out of one's league

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Prepositional phrase[edit]

out of one's league

  1. In a situation in which one is mismatched with one or more others whose accomplishments, preparedness, or other characteristics are on a significantly higher or lower level than one's own.
    • 1987, Patrick Swayze; Stacy Widelitz (lyrics and music), “She's Like the Wind”, performed by Patrick Swayze:
      Feel her breath in my face / Her body close to me / Can't look in her eyes / She's out of my league
    • 2008 June 3, Laura Collins-Hughes, “Neil LaBute Finds Reasons To Be Nice”, in New York Sun[1] (theatre review):
      He has an unwitting instructor in his cocky, bullying co-worker and pal, Kent (Pablo Schreiber), a slimeball whose knockout wife, Carly (Piper Perabo), is way out of his league.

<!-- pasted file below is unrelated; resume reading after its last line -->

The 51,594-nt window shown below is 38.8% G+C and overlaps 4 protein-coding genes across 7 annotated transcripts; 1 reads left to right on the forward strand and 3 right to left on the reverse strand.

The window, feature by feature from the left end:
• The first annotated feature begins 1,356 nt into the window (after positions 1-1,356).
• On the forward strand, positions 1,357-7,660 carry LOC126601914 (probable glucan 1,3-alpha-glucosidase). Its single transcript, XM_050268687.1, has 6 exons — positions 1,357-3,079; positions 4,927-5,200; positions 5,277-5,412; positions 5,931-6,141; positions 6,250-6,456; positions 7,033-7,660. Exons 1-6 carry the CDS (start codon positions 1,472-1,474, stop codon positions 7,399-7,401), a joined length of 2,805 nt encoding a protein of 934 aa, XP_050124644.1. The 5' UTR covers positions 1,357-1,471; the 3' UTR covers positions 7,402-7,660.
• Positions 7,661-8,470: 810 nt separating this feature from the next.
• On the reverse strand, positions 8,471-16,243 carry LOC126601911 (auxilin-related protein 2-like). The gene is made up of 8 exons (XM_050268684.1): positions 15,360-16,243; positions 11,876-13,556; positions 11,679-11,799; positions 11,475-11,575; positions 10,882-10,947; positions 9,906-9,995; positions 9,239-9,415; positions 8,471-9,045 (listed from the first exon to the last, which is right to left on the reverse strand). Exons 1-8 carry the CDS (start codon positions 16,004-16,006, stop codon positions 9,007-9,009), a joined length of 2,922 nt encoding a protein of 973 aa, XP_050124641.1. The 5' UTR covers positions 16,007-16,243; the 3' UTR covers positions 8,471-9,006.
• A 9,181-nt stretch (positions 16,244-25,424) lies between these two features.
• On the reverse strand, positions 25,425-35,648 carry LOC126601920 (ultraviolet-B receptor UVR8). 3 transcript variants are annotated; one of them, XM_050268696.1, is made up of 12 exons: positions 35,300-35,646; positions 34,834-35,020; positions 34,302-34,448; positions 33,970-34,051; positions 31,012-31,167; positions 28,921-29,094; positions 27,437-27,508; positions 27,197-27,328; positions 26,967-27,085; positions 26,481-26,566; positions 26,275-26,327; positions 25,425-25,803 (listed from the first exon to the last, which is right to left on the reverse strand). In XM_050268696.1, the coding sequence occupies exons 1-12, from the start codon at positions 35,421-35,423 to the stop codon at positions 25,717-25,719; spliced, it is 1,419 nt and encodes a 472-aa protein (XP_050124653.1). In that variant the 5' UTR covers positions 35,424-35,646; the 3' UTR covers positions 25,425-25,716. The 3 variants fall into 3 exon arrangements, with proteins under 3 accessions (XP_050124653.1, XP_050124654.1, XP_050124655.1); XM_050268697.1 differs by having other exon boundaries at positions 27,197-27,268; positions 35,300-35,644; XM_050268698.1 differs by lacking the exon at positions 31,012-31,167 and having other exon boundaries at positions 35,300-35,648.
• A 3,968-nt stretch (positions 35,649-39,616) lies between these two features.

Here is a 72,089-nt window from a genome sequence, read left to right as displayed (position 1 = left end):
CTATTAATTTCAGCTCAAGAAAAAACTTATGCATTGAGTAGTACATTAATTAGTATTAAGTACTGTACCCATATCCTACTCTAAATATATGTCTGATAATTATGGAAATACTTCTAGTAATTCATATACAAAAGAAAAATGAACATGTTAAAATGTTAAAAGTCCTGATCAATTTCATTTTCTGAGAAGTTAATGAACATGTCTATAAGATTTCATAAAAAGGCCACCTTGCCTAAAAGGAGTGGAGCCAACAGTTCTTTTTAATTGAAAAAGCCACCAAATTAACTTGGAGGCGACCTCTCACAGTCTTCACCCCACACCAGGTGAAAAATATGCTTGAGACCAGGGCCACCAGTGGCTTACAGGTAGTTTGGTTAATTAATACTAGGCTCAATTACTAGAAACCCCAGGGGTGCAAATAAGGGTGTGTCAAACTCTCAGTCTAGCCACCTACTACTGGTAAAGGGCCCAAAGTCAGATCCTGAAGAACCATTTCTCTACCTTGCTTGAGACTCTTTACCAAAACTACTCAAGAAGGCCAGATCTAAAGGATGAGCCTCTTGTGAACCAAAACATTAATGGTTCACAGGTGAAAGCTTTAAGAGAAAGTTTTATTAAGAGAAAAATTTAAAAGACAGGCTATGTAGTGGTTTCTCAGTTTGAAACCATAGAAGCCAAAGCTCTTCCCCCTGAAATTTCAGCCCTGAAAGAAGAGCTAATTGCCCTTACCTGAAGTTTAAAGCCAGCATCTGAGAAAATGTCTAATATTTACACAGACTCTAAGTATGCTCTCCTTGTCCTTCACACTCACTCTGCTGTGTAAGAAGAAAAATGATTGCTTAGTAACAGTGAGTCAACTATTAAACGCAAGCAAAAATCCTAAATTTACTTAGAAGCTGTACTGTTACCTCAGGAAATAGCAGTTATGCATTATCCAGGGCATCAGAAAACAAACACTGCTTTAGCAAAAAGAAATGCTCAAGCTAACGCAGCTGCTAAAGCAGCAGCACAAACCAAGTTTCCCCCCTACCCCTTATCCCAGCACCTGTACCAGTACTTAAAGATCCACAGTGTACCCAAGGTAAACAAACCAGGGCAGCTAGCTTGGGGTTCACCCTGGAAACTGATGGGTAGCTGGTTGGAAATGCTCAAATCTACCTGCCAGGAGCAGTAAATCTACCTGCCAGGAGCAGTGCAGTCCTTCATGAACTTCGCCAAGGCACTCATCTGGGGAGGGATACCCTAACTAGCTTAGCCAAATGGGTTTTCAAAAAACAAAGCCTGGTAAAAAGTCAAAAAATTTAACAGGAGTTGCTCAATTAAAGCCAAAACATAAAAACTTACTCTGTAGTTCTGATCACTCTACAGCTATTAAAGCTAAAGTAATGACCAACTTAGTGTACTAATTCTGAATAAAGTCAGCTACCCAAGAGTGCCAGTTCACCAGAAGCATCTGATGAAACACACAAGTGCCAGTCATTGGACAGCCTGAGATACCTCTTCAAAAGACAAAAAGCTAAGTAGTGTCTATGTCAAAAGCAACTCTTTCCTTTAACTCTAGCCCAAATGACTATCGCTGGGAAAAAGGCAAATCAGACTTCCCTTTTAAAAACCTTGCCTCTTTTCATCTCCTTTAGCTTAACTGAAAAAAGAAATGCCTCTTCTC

2. Out of one's depth; in a situation which one is poorly prepared to handle.
    • 1964 May 15, “Also Current (book reviews)”, in Time[2], archived from the original on 2012-03-07:
      Most U.S. authors trying to depict European sophistication seem indefinably out of their league, like children sashaying around in grown-up shoes.
    These questions are out of my league, please let me ask a higher-up.
  3. Too good or too expensive for one.
    An expensive car is out of your league right now, don't you think?



See also[edit]